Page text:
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Hawaiian Recordings History - 49th State

George K. Ching began recording Hawaiian music on his record label, “49th State Records” in post WWII Honolulu.
Ching brought musicians into his own Manoa home to make the records, and hired John K. Almeida to be the musical director of the label.
George Ching then first sold the records out of his downtown Honolulu music store, “Maestro Music”.
Today, we’ll share some of the rarest recordings made on the young 49th State Records label, on “Hawaiian Recordings History – 49th State”!

This week's playlist:

1- Na Wai Kaulana – The Hawaiian Echoes
2- Ka Loke – 49th State Hawaiians
3- Hula O Maki – Emma Bush
4- Hiki Mae Hiki Mae – Keaukaha Mother’s Club
5- Nei I’a Pua Nani – Keaukaha Mother’s Club
6- Pahua Papale Nui – The Hawaiian Echoes
7- Lanai – The K’s Hawaiians
8- Lanakila Kawaihau – John Kameaaloha Almeida
9- Kaulana Moloka’i – Alice Johnson
10- Na Maile – Alice Keawekane
11- Hame Pila – John K Almeida & Genoa Keawe

Length: 52:47
Released on: 01-04-2013
Artist/Compiled by: 49th State Records





34th Annual Territorial New Years Party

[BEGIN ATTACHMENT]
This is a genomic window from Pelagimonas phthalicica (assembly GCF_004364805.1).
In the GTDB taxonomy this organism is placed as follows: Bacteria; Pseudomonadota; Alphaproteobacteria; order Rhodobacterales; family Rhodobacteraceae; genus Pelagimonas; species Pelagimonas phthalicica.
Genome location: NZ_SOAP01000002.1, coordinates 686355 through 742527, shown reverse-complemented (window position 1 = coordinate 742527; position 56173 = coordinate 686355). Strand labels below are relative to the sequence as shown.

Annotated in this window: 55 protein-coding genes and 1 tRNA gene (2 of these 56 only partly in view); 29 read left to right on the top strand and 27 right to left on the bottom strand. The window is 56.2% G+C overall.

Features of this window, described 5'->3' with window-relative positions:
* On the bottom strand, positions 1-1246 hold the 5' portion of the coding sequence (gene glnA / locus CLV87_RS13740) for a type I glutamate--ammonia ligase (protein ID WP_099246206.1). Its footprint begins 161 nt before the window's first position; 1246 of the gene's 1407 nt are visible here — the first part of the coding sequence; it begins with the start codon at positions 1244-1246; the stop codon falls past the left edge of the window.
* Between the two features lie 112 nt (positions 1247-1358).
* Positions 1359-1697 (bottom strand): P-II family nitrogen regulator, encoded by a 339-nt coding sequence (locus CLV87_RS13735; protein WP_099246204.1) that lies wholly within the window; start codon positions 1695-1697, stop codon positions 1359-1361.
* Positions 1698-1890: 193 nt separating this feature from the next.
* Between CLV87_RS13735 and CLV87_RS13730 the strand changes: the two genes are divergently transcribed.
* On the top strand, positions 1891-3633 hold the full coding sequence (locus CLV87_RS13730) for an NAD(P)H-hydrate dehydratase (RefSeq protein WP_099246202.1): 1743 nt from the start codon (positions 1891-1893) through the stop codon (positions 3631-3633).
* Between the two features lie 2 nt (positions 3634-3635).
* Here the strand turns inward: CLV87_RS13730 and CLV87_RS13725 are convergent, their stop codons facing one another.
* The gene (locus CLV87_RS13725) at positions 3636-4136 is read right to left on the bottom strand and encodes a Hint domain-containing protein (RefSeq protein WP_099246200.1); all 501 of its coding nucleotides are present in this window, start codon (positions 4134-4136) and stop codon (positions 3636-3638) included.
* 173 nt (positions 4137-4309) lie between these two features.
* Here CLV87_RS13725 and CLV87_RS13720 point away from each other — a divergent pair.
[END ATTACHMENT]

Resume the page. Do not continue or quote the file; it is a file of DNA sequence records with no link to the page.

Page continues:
As the old year was ending in ancient times in Hawaii, Kahuna associated with certain he’eiau on the Western side of each inhabited Hawaiian island would watch for the appearance of “Na Huihui o Makali’i”, a star cluster that appears in the evening sky.
Once “Makali’i” was seen, the next new moon would begin the “Makahiki” season, a 4-month period when warfare was prohibited, and people celebrated with games and sports.
When Westerners arrived with their tradition of the New Year’s celebration, it coincided with the Hawaiians practice of Makahiki.
Thus, “Hau’oli Makahiki Hou” now says “Happy New Year!”
Today, we’ll spin some lyrical libations, as we share our 34th annual Territorial New Year’s Party.

This week's playlist:

1- Hau’oli Makahiki Hou – Genoa Keawe
2- Tahuwahuwahi – Johnny Spencer
3- Come My House – Linda Dela Cruz
4- Okole Maluna – Andy Iona
5- Koni Au I Ka Wai – Harry Owens